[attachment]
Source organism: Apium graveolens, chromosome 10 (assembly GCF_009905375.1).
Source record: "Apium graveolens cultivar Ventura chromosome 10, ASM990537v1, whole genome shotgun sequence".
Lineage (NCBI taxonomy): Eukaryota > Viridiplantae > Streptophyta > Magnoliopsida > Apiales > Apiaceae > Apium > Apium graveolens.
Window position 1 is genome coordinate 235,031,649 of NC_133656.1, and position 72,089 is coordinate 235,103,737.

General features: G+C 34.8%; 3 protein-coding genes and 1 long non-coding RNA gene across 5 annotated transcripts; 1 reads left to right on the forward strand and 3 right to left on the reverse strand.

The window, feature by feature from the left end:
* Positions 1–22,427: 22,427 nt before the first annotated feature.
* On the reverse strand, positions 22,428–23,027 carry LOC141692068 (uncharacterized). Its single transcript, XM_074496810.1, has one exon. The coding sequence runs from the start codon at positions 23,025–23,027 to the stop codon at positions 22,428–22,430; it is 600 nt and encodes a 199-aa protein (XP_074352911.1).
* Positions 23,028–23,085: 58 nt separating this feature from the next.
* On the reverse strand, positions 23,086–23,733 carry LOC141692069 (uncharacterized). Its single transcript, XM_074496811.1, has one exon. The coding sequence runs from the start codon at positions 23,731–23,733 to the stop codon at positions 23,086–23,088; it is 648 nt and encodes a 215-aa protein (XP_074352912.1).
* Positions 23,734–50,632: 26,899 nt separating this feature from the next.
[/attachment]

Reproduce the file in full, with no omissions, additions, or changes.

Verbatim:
Source organism: Apium graveolens, chromosome 10 (assembly GCF_009905375.1).
Source record: "Apium graveolens cultivar Ventura chromosome 10, ASM990537v1, whole genome shotgun sequence".
Lineage (NCBI taxonomy): Eukaryota > Viridiplantae > Streptophyta > Magnoliopsida > Apiales > Apiaceae > Apium > Apium graveolens.
Window position 1 is genome coordinate 235,031,649 of NC_133656.1, and position 72,089 is coordinate 235,103,737.

General features: G+C 34.8%; 3 protein-coding genes and 1 long non-coding RNA gene across 5 annotated transcripts; 1 reads left to right on the forward strand and 3 right to left on the reverse strand.

The window, feature by feature from the left end:
* Positions 1–22,427: 22,427 nt before the first annotated feature.
* On the reverse strand, positions 22,428–23,027 carry LOC141692068 (uncharacterized). Its single transcript, XM_074496810.1, has one exon. The coding sequence runs from the start codon at positions 23,025–23,027 to the stop codon at positions 22,428–22,430; it is 600 nt and encodes a 199-aa protein (XP_074352911.1).
* Positions 23,028–23,085: 58 nt separating this feature from the next.
* On the reverse strand, positions 23,086–23,733 carry LOC141692069 (uncharacterized). Its single transcript, XM_074496811.1, has one exon. The coding sequence runs from the start codon at positions 23,731–23,733 to the stop codon at positions 23,086–23,088; it is 648 nt and encodes a 215-aa protein (XP_074352912.1).
* Positions 23,734–50,632: 26,899 nt separating this feature from the next.